Human Resources are in charge of launching the department's performance appraisal procedure in order to evaluate its employees' performance. Human Resources are also in charge of designing and developing the Performance Management System.
Human Resources would need to be familiar with the company's important success criteria. Human Resources serve as the company's business partner. The business indicators will be used to generate key performance indicators (KPIs). These markers might be both tangible and intangible. Departments would then construct their own KPIs based on the companywide KPIs. Human Resources would organize training to guarantee that each department understands and acquires the "How-To" in setting KPIs, such as finance/cost KPIs, quality KPIs, customer satisfaction KPIs, employee learning KPIs, and facilities/environment KPIs. Human Resources would compile all of this data and track progress on a quarterly, half-yearly, and annual basis.
Change is often unavoidable in the PMS of expanding organizations, whether it is in people's attitudes, technology use, or organizational architecture. When PMS fails, it begins with people's attitudes in general, and their aversion to change in particular. Some of the justifications given by people (at all levels of organizations) for resisting change include:
- If everything is going well, why try something new?
- Who is he/she (the change agent) to tell me what to do when I am the expert on everything?
- I have X years of experience, and my knowledge informs me that everything is in working order here.
- These adjustments will eventually fail. Nothing new works in this situation.
- Who has time or money to try new things when things are going well at work?
- As things improve as a result of these improvements, my control/power/authority over the people and work around me will wane, and I may be forced to retire.
- These changes will necessitate collaboration, and collaboration will lessen my importance.
- Change entails risk, and I dislike taking risks.
- We are in the business world, and the most important aspect of the company is production/operation (as the case may be, depending on the industry). The development of organizations and organizational systems has little to do with production and operations. I don't mind if people fulfill my production/operation goals.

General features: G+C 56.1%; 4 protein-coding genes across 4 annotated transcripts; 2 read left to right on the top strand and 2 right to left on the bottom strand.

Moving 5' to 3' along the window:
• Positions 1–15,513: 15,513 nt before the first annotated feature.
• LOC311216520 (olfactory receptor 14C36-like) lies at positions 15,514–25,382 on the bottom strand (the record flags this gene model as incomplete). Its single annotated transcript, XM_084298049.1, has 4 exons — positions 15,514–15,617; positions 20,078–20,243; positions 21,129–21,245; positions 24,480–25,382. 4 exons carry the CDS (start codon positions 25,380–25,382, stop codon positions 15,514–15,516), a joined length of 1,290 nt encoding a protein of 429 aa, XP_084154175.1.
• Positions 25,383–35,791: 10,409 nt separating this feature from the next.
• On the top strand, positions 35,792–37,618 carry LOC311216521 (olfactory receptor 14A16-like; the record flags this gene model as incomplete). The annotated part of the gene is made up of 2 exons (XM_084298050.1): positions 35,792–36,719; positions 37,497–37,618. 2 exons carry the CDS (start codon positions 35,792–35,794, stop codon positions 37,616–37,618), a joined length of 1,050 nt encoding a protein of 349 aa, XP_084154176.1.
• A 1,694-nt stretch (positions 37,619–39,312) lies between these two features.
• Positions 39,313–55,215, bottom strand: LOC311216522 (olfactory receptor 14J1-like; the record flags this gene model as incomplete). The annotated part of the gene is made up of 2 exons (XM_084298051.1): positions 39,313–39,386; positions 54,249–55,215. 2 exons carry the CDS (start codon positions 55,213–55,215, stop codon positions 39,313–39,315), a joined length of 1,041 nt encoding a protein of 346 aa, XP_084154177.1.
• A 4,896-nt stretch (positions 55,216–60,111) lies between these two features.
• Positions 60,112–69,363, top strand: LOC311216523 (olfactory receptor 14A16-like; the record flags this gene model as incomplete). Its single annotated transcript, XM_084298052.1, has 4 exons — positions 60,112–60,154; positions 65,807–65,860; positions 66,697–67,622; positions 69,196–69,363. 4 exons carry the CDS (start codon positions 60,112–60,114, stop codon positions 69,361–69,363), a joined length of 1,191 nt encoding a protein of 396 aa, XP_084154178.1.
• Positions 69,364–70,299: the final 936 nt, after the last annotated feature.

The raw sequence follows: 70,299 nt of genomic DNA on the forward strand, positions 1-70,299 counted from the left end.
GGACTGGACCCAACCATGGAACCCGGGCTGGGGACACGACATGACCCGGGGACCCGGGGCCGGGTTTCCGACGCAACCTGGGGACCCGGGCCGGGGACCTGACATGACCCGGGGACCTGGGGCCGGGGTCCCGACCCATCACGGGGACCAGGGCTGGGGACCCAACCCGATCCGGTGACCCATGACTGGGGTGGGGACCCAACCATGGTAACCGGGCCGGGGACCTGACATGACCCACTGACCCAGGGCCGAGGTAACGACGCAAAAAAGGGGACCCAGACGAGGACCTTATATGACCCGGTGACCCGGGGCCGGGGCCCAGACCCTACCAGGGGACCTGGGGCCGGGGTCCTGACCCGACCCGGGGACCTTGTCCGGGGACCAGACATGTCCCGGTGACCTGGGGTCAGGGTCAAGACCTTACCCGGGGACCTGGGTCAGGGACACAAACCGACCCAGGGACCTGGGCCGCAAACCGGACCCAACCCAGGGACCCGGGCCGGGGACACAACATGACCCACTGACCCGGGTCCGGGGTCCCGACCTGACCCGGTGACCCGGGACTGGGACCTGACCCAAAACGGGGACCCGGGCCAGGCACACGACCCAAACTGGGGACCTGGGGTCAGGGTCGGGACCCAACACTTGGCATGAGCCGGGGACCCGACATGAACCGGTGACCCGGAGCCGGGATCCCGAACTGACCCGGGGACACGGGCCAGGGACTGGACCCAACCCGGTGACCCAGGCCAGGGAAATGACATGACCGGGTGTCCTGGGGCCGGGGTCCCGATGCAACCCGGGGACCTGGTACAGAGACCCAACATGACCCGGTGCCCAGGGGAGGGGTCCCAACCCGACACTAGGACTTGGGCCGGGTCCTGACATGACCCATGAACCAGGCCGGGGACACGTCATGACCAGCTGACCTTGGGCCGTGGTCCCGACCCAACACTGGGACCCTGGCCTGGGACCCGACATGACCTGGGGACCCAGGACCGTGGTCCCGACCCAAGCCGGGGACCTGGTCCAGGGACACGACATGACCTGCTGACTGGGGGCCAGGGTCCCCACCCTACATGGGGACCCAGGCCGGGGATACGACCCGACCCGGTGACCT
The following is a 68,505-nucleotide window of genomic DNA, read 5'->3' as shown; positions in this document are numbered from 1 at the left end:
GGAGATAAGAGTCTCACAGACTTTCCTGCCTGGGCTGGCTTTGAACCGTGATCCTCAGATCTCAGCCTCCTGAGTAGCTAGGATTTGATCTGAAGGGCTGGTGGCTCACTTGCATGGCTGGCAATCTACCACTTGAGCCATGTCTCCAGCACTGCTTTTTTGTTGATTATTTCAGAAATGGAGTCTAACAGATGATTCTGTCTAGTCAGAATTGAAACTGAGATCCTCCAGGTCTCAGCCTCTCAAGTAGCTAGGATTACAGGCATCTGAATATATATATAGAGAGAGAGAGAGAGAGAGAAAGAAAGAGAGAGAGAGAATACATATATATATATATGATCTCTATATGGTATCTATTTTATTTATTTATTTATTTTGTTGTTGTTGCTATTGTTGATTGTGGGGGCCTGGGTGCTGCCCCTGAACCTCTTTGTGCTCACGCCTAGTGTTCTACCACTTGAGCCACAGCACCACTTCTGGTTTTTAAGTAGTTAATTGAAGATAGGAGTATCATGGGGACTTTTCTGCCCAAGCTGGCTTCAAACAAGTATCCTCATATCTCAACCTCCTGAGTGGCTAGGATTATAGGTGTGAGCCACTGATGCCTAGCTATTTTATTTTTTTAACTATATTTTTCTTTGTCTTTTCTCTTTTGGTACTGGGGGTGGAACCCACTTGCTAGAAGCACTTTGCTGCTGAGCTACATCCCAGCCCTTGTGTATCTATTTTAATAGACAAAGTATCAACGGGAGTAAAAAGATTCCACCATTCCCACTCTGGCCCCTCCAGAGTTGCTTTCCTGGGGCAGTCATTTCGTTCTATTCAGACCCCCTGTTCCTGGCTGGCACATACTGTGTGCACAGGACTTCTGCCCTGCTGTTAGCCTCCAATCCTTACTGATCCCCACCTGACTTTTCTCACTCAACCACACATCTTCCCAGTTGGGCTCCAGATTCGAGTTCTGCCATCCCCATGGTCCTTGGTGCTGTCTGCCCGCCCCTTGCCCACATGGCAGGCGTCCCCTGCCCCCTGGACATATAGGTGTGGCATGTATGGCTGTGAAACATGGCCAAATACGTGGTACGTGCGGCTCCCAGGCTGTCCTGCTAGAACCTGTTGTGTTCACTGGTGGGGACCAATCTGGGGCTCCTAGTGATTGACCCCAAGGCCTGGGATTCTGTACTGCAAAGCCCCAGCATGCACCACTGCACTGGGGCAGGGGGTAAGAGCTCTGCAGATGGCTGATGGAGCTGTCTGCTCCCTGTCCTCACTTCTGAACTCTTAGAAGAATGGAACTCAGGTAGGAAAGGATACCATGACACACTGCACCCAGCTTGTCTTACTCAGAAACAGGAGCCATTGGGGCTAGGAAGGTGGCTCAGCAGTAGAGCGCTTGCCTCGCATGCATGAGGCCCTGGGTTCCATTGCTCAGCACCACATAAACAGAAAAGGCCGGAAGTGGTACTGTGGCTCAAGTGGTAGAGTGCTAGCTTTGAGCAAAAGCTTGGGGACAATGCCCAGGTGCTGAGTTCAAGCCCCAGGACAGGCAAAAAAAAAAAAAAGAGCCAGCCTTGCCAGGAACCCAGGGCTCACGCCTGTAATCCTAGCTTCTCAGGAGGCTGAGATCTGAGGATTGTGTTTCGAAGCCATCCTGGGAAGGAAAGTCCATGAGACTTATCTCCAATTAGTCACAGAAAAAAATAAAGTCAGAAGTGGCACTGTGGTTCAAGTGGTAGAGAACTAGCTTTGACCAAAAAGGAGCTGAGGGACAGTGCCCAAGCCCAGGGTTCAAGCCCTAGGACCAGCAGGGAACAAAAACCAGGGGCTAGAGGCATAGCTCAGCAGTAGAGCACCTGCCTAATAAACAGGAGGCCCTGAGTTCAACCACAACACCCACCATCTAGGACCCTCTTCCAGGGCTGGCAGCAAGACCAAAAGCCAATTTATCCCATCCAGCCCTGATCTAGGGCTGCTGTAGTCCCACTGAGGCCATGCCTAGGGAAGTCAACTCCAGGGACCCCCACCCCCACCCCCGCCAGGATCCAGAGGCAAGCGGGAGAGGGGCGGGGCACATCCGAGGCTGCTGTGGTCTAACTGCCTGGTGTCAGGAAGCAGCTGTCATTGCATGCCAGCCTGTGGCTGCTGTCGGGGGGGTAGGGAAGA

- Systems will introduce responsibility, which I am afraid of.
When the department's KPIs are met, Human Resources must also establish and develop a reward scheme. Individual performance appraisals, such as for managers, executives, and operatives, were conducted prior to the development of this incentive system. Different KPIs would be required at each level. Special payments, ex gratia payments, bonus payments, and non-monetary awards such as holiday trips, special celebrations, department or team recognition, and individual acknowledgment would be considered for the design and development of the rewards system based on the KPIs. Human Resources are tasked with integrating the reward system with the performance management system, which includes KPIs.
Employee competency must be assessed further by Human Resources. Human Resources would also need to make sure that the company's core learning capabilities and individual competency are in sync. The ensuing learning gap must be bridged using appropriate mediums, such as online learning, mentoring, coaching, self-development, or attendance at courses, workshops, and seminars.
The process of determining competency and learning gaps, as well as the incentive system, is known as performance appraisal. The department's and management's decision-making would be based on the department's and management's performance appraisal input. The notice and letter to the employees would be written by Human Resources. This is a critical concern as well. Human Resources are the company's spokesperson and are in charge of employee communication.
Human Resources are responsible for the program's initiatives in order to become a Choice Employer.